STATE V. SEAN STYKER

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SYLLABUS
 

(This syllabus is not part of the opinion of the Court. It has been prepared by the Office of the Clerk for the convenience of the reader. It has been neither reviewed nor approved by the Supreme Court. Please note that, in the interests of brevity, portions of any opinion may not have been summarized).

STATE OF NEW JERSEY V. SEAN STYKER (A-18-93)
 

(Note: This Court wrote no full opinion. Rather, the Court's affirmance of the judgment of the Appellate Division is based substantially on the reasons expressed in Judge Michels written opinion below.)

Argued September 27, 1993 -- Decided December 7, 1993

PER CURIAM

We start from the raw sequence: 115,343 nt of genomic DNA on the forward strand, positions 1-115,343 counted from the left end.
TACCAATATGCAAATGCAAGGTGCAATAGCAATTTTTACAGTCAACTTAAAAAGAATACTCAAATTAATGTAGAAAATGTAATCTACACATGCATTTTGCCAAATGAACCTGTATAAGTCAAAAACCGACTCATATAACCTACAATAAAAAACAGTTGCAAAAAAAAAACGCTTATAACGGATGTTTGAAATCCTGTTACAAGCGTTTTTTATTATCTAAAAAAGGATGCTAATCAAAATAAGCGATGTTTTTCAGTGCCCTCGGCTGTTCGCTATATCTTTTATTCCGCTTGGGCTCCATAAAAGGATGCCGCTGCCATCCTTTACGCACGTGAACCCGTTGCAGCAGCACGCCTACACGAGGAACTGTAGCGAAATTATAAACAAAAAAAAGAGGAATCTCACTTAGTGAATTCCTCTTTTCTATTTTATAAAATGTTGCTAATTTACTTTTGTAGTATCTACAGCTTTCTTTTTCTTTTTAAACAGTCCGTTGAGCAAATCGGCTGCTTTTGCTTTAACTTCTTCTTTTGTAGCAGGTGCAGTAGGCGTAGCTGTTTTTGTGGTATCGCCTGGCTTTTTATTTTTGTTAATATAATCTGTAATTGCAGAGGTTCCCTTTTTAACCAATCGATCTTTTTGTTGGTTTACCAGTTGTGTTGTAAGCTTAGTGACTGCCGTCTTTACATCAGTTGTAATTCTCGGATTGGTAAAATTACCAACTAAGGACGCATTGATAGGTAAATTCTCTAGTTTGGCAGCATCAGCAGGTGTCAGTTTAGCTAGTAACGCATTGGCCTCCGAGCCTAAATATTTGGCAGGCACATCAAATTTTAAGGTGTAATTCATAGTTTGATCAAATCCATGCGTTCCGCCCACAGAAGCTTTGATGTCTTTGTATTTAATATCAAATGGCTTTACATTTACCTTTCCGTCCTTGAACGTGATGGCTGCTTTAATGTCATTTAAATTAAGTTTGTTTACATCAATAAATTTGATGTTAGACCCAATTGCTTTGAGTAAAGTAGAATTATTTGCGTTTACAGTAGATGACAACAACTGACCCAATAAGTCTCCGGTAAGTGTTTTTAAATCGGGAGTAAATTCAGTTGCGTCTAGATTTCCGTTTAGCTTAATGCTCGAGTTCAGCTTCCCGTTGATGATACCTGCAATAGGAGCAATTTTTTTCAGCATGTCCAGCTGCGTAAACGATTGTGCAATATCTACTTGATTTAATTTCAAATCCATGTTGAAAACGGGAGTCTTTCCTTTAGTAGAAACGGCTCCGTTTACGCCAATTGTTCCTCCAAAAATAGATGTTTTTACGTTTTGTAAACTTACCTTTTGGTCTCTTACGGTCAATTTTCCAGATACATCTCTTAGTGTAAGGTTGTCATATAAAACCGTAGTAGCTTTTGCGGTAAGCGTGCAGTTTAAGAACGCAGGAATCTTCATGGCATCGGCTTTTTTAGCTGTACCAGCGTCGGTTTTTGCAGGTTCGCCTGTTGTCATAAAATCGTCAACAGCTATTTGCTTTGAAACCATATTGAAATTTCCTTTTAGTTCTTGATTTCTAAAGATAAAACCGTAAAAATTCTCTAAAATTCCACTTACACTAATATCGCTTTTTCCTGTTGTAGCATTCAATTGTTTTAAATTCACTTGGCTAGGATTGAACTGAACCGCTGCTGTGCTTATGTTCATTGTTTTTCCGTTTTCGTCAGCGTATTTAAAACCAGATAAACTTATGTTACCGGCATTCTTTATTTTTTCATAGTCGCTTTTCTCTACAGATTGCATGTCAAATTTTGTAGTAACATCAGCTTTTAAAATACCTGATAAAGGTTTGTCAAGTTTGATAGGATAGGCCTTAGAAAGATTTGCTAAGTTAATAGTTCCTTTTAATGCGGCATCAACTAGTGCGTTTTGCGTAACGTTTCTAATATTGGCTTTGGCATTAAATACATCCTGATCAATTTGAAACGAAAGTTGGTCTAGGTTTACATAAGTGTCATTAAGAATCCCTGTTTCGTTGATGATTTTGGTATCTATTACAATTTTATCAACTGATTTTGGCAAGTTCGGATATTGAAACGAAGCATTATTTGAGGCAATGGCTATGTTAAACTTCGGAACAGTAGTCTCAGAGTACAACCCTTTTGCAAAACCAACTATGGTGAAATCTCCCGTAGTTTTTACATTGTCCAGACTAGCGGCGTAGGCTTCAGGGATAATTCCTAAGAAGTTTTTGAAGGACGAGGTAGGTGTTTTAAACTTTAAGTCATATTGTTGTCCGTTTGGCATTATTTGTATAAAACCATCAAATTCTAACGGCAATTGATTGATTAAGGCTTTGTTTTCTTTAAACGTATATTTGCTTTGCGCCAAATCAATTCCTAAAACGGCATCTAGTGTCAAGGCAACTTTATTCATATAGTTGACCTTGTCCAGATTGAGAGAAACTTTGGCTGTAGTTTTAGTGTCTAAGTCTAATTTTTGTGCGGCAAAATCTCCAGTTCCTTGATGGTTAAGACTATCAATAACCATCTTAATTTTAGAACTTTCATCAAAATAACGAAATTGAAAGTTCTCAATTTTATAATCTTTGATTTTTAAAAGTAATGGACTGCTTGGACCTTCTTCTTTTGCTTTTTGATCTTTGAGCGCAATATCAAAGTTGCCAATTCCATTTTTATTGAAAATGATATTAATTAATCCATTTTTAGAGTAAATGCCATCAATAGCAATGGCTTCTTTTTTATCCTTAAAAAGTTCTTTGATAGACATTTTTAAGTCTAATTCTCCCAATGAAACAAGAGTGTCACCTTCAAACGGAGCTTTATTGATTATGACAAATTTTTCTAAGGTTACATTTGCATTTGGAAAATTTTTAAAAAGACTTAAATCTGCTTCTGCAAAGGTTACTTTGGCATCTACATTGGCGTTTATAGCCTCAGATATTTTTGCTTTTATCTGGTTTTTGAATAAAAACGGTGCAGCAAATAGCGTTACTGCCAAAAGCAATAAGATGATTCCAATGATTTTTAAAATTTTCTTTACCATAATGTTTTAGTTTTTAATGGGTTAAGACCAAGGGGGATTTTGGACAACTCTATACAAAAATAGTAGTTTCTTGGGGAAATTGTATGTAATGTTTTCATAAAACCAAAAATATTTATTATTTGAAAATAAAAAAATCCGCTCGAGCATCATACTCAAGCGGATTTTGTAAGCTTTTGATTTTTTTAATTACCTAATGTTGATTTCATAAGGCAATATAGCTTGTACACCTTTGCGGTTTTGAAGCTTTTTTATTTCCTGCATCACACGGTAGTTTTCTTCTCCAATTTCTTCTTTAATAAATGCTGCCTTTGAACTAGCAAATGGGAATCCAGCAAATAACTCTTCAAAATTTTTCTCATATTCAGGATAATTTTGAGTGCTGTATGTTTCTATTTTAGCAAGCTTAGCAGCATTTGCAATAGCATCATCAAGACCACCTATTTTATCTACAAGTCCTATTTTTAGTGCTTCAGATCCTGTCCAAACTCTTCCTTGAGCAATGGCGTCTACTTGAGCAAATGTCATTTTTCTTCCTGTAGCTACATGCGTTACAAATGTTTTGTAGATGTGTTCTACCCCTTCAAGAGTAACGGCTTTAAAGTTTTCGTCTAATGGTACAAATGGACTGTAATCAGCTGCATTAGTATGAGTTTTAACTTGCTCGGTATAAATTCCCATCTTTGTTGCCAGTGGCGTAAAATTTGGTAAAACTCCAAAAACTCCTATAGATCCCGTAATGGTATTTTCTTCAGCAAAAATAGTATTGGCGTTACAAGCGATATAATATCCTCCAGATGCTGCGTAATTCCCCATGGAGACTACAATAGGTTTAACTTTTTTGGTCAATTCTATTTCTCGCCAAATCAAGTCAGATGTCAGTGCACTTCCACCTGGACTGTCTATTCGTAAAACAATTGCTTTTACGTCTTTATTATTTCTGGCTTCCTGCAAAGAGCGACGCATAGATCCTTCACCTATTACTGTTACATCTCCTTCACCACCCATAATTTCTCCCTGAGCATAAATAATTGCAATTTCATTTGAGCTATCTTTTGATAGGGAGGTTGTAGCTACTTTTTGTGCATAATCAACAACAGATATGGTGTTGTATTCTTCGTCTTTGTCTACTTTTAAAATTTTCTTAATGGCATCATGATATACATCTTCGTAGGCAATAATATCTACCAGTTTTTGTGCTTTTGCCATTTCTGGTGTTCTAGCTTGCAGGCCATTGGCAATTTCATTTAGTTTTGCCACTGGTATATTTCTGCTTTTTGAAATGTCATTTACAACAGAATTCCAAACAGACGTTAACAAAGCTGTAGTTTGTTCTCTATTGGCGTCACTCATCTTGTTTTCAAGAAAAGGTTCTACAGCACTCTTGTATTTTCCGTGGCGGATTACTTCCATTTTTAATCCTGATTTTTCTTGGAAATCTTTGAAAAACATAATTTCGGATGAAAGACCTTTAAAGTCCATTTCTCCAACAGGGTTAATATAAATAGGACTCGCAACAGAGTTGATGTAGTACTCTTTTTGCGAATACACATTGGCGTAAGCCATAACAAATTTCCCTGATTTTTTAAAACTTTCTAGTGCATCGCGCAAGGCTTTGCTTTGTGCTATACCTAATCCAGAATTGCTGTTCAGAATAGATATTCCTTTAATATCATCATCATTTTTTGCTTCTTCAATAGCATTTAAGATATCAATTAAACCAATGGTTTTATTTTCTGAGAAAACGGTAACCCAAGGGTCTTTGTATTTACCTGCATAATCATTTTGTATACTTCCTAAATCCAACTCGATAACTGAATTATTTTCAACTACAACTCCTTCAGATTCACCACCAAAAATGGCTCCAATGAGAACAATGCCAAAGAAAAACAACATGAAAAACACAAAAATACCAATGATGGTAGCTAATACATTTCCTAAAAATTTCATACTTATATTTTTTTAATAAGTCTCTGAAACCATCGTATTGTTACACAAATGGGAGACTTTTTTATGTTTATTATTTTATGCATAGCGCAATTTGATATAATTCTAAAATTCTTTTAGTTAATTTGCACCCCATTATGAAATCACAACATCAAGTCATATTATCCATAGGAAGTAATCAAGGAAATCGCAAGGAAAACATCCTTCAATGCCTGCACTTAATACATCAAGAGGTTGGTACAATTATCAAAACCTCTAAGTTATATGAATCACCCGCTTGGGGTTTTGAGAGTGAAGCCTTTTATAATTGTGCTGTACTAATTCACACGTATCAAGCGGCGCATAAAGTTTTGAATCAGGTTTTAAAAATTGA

Sean Styker was convicted of first-degree armed robbery and sentenced to a presumptive term of fifteen years. He appealed that sentence because, at the time of the offense, he was under the age of twenty-six and eligible to be sentenced under the youthful adult offenders statute. That statute enables youthful first- and second-degree offenders to have the option of being sentenced to an indeterminate term to be served at the Youth Correctional Institute Complex (Youth Complex). On appeal, Styker sought reversal of his conviction or, in the alternative, a modification of his sentence based, among other things, on the young adult offender sentencing option. Styker relied on State v. McBride, which construed the predecessor of the young adult offenders statute to mean that a youthful offender eligible for sentence at the Youth Complex should ordinarily be sentenced there unless good and substantial reasons exist for not doing so. State v. McBride was decided prior to the broad revisions of the New Jersey Code of Criminal Justice (Code).